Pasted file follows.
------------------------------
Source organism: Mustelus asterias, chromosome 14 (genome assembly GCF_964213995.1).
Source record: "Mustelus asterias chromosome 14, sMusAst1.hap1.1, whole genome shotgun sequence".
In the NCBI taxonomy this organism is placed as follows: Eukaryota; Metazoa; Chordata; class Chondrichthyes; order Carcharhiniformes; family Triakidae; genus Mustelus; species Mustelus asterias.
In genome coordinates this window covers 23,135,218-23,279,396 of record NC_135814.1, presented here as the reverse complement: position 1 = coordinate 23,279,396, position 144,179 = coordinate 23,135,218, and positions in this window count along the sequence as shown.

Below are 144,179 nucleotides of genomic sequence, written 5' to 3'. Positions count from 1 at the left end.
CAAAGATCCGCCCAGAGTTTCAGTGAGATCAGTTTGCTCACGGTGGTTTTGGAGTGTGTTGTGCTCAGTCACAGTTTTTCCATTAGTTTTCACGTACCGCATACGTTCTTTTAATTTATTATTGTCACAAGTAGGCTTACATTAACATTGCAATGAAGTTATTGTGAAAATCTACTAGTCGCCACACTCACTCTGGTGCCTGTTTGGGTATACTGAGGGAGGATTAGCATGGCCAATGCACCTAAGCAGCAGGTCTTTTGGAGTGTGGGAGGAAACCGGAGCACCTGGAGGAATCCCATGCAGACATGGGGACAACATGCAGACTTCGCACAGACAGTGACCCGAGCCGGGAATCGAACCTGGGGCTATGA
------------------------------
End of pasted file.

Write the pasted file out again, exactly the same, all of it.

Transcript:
Source organism: Mustelus asterias, chromosome 14 (genome assembly GCF_964213995.1).
Source record: "Mustelus asterias chromosome 14, sMusAst1.hap1.1, whole genome shotgun sequence".
In the NCBI taxonomy this organism is placed as follows: Eukaryota; Metazoa; Chordata; class Chondrichthyes; order Carcharhiniformes; family Triakidae; genus Mustelus; species Mustelus asterias.
In genome coordinates this window covers 23,135,218-23,279,396 of record NC_135814.1, presented here as the reverse complement: position 1 = coordinate 23,279,396, position 144,179 = coordinate 23,135,218, and positions in this window count along the sequence as shown.

Below are 144,179 nucleotides of genomic sequence, written 5' to 3'. Positions count from 1 at the left end.
CAAAGATCCGCCCAGAGTTTCAGTGAGATCAGTTTGCTCACGGTGGTTTTGGAGTGTGTTGTGCTCAGTCACAGTTTTTCCATTAGTTTTCACGTACCGCATACGTTCTTTTAATTTATTATTGTCACAAGTAGGCTTACATTAACATTGCAATGAAGTTATTGTGAAAATCTACTAGTCGCCACACTCACTCTGGTGCCTGTTTGGGTATACTGAGGGAGGATTAGCATGGCCAATGCACCTAAGCAGCAGGTCTTTTGGAGTGTGGGAGGAAACCGGAGCACCTGGAGGAATCCCATGCAGACATGGGGACAACATGCAGACTTCGCACAGACAGTGACCCGAGCCGGGAATCGAACCTGGGGCTATGA